Last week, I found myself -- yet again -- explaining why it is wrong to blame women for being sexually assaulted.
Several TV and radio stations had called to get my reaction to Krista Ford's tweeted advice to women for avoiding sexual assault: "don't dress like a whore."
On live television, I was asked by a well-meaning female journalist whether dressing "provocatively" isn't somehow akin to walking down the street with an expensive purse. In other words, isn't that just "asking for it?"
I've worked in the violence prevention field for many years, and at the Canadian Women's Foundation we are no longer surprised by questions like these. I've been asked why did she put herself in that situation? Why didn't she fight back harder or say no louder? Why did she drink so much? Why didn't she just leave?
For years, women have tried just about everything to counter this kind of victim-blaming. We've published myths and facts about sexual assault, created analogies about not blaming men for having their wallets stolen, shared heart-wrenching real life stories, and marched together on the streets. We've even tried reclaiming the word "slut." Yet Eve Ensler says that when it comes to rape, we've been "too understanding."
There is an invisible assumption that lies beneath the current discourse about sexual assault: Some women are "good" (worthy of being believed and protected) and some women are "bad" (open season). Since a woman can be deemed "bad" for anything from wearing a short skirt, to not covering her hair, to having an opinion of her own, the game is clearly rigged. So I don't play. I don't care what a woman wears, says, or does: she does not deserve to be sexually assaulted. Period.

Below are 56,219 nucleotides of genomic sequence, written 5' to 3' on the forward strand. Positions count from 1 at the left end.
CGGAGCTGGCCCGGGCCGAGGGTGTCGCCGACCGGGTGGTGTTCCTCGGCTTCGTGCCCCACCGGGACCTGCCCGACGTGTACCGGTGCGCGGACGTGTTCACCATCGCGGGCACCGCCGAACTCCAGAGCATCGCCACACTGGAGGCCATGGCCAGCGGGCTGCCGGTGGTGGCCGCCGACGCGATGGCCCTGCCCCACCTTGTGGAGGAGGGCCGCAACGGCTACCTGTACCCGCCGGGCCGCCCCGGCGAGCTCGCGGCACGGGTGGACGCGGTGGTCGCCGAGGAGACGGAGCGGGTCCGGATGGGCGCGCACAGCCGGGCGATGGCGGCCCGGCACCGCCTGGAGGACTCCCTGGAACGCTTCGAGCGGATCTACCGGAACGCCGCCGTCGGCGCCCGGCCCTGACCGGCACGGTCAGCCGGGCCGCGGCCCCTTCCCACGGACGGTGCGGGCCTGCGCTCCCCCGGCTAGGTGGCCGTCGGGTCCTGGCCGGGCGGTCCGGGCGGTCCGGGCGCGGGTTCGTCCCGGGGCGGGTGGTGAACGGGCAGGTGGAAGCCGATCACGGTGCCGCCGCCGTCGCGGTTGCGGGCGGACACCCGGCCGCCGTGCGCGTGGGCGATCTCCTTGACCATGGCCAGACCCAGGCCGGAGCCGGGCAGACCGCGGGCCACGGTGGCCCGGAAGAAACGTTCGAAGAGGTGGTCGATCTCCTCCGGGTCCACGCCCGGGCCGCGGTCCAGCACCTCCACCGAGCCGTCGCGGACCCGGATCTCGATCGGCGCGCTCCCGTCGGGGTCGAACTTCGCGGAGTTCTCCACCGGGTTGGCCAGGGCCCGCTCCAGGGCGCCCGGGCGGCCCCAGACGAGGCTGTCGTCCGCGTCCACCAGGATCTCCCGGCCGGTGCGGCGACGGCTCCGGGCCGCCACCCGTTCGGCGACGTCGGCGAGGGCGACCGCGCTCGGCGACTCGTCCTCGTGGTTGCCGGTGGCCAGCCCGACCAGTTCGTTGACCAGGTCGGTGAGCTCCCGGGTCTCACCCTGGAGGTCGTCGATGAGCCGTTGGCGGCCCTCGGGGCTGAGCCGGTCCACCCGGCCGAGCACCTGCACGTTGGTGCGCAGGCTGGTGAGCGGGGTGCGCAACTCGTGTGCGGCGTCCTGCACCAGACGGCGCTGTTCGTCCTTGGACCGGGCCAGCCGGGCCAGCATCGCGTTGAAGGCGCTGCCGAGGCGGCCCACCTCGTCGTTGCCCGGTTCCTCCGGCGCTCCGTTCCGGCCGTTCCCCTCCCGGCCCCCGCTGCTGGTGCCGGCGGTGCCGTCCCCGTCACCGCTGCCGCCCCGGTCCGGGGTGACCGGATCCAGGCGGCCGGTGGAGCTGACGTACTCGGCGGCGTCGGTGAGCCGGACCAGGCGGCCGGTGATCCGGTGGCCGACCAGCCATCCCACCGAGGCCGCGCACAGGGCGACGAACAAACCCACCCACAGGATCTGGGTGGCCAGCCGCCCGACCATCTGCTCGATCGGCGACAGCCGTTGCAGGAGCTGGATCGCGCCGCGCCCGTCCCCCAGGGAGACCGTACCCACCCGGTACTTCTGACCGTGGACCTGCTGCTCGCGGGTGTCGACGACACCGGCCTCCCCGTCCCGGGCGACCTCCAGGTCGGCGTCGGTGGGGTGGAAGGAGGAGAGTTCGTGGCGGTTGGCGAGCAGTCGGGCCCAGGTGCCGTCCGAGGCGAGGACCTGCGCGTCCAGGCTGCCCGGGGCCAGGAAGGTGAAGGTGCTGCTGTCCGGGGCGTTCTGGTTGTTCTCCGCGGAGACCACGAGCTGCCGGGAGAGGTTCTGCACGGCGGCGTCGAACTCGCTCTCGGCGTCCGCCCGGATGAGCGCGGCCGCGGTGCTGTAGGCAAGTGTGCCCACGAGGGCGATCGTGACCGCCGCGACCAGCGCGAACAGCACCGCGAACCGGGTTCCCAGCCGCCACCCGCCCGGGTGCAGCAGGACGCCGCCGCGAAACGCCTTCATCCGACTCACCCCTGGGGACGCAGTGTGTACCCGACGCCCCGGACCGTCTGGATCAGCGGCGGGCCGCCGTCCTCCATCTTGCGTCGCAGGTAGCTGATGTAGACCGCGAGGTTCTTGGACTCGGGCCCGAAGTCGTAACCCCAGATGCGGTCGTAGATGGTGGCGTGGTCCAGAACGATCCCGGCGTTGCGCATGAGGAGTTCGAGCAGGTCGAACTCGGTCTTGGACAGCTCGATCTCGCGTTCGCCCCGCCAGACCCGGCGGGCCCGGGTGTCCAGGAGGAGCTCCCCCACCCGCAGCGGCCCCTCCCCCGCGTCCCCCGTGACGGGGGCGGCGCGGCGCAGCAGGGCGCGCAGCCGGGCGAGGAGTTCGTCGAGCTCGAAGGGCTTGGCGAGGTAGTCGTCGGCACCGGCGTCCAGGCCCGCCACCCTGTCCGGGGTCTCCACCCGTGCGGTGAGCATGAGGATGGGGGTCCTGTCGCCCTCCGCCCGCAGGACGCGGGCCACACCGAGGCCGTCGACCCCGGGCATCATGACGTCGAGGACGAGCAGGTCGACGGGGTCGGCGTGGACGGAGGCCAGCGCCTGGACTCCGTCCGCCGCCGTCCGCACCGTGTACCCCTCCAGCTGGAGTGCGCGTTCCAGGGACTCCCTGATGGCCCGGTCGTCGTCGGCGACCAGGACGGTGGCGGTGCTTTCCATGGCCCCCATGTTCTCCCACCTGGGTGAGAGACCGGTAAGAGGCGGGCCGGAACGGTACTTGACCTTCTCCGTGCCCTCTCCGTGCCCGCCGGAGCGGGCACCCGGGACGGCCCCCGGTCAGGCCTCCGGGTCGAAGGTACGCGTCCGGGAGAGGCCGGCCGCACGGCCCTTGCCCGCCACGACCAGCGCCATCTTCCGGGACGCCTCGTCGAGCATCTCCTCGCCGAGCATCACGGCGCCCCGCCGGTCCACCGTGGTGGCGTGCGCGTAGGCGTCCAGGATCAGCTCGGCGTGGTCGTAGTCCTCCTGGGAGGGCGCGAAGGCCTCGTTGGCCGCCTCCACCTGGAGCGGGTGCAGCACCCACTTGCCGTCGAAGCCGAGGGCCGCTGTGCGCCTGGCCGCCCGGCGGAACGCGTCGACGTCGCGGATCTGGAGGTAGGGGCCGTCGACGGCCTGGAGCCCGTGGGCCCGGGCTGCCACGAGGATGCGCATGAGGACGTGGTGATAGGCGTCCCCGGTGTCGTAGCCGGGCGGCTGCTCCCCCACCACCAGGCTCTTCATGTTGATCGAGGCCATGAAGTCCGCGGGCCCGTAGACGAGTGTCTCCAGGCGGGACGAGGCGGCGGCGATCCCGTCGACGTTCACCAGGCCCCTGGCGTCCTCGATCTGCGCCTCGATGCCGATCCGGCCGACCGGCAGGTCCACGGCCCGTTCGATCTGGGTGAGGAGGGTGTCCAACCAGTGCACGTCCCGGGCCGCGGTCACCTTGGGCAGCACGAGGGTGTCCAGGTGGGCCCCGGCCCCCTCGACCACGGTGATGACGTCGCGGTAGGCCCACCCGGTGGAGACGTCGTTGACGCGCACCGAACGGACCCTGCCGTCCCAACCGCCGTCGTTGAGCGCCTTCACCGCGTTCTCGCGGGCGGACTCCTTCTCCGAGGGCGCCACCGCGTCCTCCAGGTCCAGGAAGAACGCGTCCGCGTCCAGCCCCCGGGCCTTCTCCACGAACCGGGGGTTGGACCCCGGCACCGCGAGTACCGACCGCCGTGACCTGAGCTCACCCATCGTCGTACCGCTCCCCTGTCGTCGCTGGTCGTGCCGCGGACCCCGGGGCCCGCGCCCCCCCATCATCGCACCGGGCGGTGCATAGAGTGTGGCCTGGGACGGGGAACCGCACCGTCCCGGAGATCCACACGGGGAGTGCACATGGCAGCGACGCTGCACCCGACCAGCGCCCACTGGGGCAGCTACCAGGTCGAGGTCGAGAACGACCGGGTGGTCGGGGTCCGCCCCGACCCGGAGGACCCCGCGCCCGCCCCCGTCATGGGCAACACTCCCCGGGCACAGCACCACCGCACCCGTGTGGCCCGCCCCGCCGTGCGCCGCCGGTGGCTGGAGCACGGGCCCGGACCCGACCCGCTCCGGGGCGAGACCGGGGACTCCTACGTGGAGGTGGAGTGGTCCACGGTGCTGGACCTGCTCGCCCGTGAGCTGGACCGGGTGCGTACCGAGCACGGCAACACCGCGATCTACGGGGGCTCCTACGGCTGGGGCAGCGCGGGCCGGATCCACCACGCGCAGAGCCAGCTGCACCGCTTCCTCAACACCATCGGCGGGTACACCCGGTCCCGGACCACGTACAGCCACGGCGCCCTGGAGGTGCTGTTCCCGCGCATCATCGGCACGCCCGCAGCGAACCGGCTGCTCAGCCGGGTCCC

When that female journalist asked me about the expensive purse, I didn't answer her question. Instead, I said: "The real question is 'Why do men rape women?'" She was taken aback, because nice women don't ask this question. Let's stop being nice about sexual assault.
The next time someone says to you: "She was asking for it" or "What was she wearing?" or "How could she be so stupid?" don't answer. Instead, ask a different question. Ask "Why do some men rape women?" or "What was he thinking?" or "Why didn't he care that she was screaming (or terrified or kicking or crying or bleeding or tied up or unconscious or trapped in silent, rigid shock?)"
This isn't about attacking all men. It's about blaming the rapists for rape. This is about us posing important questions and expecting honest answers. Asking these questions is the only way to truly understand the problem of sexual assault, because men are the only ones who can answer them.
Asking these questions helps women to feel less crazy. Less blamed. Let's stop playing defence in the victim shaming game. Let's ask the real questions.
Sandra Diaz is Vice-President, Marketing and Communications for the Canadian Women's Foundation. Follow her on Twitter @cdnwomenfdn